Categorized | Retail/Consumer

Paying Medical Bills: How to Do It Without Borrowing More

Paying medical bills can be challenging, especially if the bills are for an unexpected illness that you weren’t financially prepared for. Getting a loan for the amount you owe or charging it to a credit card may seem like a way out of the problem. However, taking on new debts to pay old ones is usually a bad idea. It causes the interest on your debt to grow, which means you are obligated to pay a larger total amount. It also postpones addressing your financial problems when it would be better to resolve them. Fortunately, there are some strategies you can use to tackle medical bills without going further into debt.

Apply for Financial Aid

Some hospitals offer discounts to patients with low incomes. Call your hospital, and ask if you can apply for financial aid. The application process requires you to provide proof of your income and assets and to certify that your medical expenses aren’t covered by insurance or Medicaid. You should also let the hospital know if there are unusual circumstances, such as a recent job loss or large medical bills from a spouse’s illness, that are making it difficult for you to pay for your medical treatment.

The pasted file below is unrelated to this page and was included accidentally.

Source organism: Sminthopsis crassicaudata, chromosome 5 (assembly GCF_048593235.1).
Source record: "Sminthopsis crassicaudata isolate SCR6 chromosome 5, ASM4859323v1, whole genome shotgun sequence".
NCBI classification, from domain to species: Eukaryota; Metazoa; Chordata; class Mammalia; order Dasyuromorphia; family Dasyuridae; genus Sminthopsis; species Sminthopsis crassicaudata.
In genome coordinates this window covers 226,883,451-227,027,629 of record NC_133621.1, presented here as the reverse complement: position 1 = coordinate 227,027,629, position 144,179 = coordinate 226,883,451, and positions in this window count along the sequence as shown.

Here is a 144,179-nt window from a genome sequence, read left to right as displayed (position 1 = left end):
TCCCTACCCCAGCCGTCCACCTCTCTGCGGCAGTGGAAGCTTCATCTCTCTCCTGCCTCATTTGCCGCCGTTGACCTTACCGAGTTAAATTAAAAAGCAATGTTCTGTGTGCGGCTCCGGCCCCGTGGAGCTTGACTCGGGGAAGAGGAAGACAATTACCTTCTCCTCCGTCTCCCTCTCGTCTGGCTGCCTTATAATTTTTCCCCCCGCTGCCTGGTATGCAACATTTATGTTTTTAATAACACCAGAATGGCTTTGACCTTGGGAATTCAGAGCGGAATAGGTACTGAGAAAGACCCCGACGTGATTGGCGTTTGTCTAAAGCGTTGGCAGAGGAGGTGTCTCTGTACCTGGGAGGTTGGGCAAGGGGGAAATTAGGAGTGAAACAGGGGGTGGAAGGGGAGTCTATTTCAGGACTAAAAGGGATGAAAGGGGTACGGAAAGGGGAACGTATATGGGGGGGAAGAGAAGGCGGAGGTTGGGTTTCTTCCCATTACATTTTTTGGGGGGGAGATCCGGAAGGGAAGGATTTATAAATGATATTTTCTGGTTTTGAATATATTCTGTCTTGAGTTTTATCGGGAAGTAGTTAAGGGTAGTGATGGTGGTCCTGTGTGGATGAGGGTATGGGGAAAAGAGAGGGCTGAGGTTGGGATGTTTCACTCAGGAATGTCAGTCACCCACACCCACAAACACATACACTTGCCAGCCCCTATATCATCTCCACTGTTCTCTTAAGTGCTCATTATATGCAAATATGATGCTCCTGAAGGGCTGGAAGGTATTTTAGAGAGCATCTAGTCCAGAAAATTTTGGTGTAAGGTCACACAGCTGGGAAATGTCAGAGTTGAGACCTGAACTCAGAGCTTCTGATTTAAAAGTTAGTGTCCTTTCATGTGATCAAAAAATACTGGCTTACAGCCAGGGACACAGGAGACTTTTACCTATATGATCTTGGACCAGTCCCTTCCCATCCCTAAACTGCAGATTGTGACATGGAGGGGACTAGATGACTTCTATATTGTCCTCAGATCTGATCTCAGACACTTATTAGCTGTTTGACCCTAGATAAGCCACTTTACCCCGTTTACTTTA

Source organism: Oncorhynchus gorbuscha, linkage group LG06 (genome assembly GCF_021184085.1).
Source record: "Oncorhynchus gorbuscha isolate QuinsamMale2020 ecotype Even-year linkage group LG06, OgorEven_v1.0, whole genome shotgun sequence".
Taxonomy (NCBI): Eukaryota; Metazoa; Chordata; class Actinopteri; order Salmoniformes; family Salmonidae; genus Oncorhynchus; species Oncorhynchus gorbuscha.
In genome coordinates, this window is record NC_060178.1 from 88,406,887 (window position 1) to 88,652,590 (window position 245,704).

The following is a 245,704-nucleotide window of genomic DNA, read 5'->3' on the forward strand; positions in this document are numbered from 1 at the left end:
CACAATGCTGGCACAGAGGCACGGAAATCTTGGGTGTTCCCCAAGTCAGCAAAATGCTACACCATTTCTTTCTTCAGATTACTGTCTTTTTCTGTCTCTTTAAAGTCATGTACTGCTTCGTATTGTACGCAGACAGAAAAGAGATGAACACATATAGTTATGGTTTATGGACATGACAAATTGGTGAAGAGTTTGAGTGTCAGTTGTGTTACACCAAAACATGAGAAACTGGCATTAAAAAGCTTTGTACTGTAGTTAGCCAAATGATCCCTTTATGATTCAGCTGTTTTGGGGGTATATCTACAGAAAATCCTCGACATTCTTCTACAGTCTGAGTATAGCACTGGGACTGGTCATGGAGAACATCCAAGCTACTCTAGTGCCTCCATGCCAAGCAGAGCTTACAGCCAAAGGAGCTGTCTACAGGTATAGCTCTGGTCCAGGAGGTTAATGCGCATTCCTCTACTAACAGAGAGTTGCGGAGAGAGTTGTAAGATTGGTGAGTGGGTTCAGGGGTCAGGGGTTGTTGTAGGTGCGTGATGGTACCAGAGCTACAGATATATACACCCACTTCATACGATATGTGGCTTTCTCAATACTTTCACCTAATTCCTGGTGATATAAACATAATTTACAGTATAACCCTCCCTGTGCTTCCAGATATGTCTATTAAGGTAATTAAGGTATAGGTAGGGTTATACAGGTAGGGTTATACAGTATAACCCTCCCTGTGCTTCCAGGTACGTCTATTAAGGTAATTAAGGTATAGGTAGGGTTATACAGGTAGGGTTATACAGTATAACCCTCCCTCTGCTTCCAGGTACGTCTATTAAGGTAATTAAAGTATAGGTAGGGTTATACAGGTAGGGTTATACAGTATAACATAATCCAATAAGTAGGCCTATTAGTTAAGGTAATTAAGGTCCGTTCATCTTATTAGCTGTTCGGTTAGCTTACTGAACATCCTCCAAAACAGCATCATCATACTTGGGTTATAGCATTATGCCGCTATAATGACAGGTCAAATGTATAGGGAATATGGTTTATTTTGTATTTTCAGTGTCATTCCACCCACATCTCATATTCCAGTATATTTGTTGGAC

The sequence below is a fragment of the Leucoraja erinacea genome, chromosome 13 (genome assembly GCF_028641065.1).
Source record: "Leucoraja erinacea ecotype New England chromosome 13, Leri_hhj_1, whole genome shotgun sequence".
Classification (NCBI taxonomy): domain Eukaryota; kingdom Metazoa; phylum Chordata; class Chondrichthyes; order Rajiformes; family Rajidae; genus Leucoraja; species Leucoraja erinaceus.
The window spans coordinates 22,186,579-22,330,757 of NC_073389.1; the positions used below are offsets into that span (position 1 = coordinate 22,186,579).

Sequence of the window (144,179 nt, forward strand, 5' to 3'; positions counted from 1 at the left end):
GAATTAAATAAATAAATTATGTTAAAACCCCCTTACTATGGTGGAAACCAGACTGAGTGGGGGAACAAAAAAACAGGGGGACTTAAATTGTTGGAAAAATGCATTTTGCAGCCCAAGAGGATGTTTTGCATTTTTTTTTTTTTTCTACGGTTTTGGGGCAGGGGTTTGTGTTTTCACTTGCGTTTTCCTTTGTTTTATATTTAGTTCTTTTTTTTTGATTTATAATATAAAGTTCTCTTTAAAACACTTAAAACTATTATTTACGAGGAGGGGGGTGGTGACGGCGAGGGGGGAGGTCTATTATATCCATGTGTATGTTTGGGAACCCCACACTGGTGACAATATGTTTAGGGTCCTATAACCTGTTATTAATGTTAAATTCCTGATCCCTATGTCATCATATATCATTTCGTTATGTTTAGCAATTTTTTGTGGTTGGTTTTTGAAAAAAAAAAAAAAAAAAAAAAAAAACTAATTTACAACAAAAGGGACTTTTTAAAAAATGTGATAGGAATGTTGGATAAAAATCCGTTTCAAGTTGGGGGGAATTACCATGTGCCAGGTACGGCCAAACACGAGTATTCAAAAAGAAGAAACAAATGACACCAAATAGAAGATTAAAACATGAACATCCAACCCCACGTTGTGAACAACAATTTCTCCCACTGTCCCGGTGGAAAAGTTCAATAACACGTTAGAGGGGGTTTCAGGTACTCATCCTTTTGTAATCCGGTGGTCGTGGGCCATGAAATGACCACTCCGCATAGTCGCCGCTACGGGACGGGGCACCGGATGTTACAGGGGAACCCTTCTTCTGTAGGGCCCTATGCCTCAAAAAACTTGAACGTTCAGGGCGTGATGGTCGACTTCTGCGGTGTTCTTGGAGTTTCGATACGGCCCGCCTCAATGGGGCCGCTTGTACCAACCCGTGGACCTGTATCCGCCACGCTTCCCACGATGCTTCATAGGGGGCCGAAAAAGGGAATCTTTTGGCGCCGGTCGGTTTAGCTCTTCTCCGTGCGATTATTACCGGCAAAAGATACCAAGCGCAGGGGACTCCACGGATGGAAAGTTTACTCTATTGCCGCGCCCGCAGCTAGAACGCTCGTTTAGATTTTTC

Ask for More Time to Pay

If your hospital doesn’t give discounts or if you don’t qualify for them, it’s always better to talk to the hospital than to ignore the bills until they go to collection. Offer to pay what you can up front, and ask to make monthly payments to meet the rest of your debt. Your hospital may agree to give you some extra time when it sees that you’re making a sincere effort to pay your bills.

Withdraw from a 401(k)

In most cases, you face a steep tax penalty if you withdraw funds from a 401(k), but large medical bills are an exception. If your medical bills aren’t covered by insurance and are greater than 10 percent of your adjusted gross income, you may be able to make a penalty-free withdrawal from your retirement account for paying medical bills. Some conditions apply; for example, you can’t withdraw this year to cover medical expenses from previous years.

Talk to a Credit Counselor

If you try these strategies and still aren’t able to pay your medical bills, don’t give up. Speak to a nonprofit credit counselor, and explain your situation. The counselor may be able to communicate with your hospital and other creditors and help set up a payment plan. A plan can allow you to pay a manageable amount each month and to pay off your medical expenses over time without relying on credit cards.

Image source: Flickr

This article was syndicated and originally appeared on the CESI Debt Solutions website.

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